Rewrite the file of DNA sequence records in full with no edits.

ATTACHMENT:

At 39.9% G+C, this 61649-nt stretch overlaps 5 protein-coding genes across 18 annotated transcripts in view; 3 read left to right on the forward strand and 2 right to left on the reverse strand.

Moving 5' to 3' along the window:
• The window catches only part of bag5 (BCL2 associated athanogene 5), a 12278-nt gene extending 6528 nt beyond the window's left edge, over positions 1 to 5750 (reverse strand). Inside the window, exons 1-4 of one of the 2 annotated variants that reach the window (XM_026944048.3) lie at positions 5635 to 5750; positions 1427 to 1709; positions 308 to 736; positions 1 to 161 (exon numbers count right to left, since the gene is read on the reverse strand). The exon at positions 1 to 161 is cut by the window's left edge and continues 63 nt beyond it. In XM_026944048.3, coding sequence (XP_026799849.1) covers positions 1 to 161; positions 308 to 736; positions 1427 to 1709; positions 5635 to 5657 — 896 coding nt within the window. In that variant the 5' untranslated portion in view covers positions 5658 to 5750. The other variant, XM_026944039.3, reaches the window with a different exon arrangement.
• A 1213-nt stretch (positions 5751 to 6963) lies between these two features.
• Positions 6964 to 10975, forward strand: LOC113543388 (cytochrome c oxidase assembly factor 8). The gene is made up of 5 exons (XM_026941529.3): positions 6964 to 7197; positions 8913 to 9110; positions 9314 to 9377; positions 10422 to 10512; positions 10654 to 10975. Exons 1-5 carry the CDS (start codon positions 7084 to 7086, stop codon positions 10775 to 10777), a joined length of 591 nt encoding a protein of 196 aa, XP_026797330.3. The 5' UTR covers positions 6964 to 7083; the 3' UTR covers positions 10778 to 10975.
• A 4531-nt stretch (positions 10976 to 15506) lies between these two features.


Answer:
At 39.9% G+C, this 61649-nt stretch overlaps 5 protein-coding genes across 18 annotated transcripts in view; 3 read left to right on the forward strand and 2 right to left on the reverse strand.

Moving 5' to 3' along the window:
• The window catches only part of bag5 (BCL2 associated athanogene 5), a 12278-nt gene extending 6528 nt beyond the window's left edge, over positions 1 to 5750 (reverse strand). Inside the window, exons 1-4 of one of the 2 annotated variants that reach the window (XM_026944048.3) lie at positions 5635 to 5750; positions 1427 to 1709; positions 308 to 736; positions 1 to 161 (exon numbers count right to left, since the gene is read on the reverse strand). The exon at positions 1 to 161 is cut by the window's left edge and continues 63 nt beyond it. In XM_026944048.3, coding sequence (XP_026799849.1) covers positions 1 to 161; positions 308 to 736; positions 1427 to 1709; positions 5635 to 5657 — 896 coding nt within the window. In that variant the 5' untranslated portion in view covers positions 5658 to 5750. The other variant, XM_026944039.3, reaches the window with a different exon arrangement.
• A 1213-nt stretch (positions 5751 to 6963) lies between these two features.
• Positions 6964 to 10975, forward strand: LOC113543388 (cytochrome c oxidase assembly factor 8). The gene is made up of 5 exons (XM_026941529.3): positions 6964 to 7197; positions 8913 to 9110; positions 9314 to 9377; positions 10422 to 10512; positions 10654 to 10975. Exons 1-5 carry the CDS (start codon positions 7084 to 7086, stop codon positions 10775 to 10777), a joined length of 591 nt encoding a protein of 196 aa, XP_026797330.3. The 5' UTR covers positions 6964 to 7083; the 3' UTR covers positions 10778 to 10975.
• A 4531-nt stretch (positions 10976 to 15506) lies between these two features.